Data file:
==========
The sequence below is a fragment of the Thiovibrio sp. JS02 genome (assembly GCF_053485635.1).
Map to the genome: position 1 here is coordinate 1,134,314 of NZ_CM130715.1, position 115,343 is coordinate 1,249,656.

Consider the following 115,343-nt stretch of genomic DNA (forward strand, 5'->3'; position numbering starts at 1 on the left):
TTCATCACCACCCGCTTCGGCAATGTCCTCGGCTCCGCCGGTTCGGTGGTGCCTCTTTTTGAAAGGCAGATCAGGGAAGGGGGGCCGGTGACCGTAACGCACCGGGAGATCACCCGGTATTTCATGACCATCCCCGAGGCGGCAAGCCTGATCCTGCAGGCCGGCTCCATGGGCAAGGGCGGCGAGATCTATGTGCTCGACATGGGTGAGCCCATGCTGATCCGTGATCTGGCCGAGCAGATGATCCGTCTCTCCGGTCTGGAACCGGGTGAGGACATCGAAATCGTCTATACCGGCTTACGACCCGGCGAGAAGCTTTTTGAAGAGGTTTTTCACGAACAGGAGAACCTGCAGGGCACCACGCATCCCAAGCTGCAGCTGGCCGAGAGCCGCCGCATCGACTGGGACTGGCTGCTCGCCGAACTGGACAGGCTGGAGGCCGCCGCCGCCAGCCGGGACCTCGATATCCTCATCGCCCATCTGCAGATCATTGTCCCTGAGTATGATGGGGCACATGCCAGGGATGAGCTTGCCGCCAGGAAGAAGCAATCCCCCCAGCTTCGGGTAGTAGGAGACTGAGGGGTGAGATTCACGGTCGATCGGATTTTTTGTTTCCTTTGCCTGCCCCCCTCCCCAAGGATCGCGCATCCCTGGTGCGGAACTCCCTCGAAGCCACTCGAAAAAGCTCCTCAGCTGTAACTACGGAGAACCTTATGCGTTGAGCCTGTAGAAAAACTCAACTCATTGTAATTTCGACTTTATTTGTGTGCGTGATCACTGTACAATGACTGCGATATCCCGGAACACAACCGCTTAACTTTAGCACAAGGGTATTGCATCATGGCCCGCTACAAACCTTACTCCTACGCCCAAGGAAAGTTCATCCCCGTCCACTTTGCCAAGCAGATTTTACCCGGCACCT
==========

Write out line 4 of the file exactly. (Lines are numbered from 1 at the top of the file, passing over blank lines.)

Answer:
TTCATCACCACCCGCTTCGGCAATGTCCTCGGCTCCGCCGGTTCGGTGGTGCCTCTTTTTGAAAGGCAGATCAGGGAAGGGGGGCCGGTGACCGTAACGCACCGGGAGATCACCCGGTATTTCATGACCATCCCCGAGGCGGCAAGCCTGATCCTGCAGGCCGGCTCCATGGGCAAGGGCGGCGAGATCTATGTGCTCGACATGGGTGAGCCCATGCTGATCCGTGATCTGGCCGAGCAGATGATCCGTCTCTCCGGTCTGGAACCGGGTGAGGACATCGAAATCGTCTATACCGGCTTACGACCCGGCGAGAAGCTTTTTGAAGAGGTTTTTCACGAACAGGAGAACCTGCAGGGCACCACGCATCCCAAGCTGCAGCTGGCCGAGAGCCGCCGCATCGACTGGGACTGGCTGCTCGCCGAACTGGACAGGCTGGAGGCCGCCGCCGCCAGCCGGGACCTCGATATCCTCATCGCCCATCTGCAGATCATTGTCCCTGAGTATGATGGGGCACATGCCAGGGATGAGCTTGCCGCCAGGAAGAAGCAATCCCCCCAGCTTCGGGTAGTAGGAGACTGAGGGGTGAGATTCACGGTCGATCGGATTTTTTGTTTCCTTTGCCTGCCCCCCTCCCCAAGGATCGCGCATCCCTGGTGCGGAACTCCCTCGAAGCCACTCGAAAAAGCTCCTCAGCTGTAACTACGGAGAACCTTATGCGTTGAGCCTGTAGAAAAACTCAACTCATTGTAATTTCGACTTTATTTGTGTGCGTGATCACTGTACAATGACTGCGATATCCCGGAACACAACCGCTTAACTTTAGCACAAGGGTATTGCATCATGGCCCGCTACAAACCTTACTCCTACGCCCAAGGAAAGTTCATCCCCGTCCACTTTGCCAAGCAGATTTTACCCGGCACCT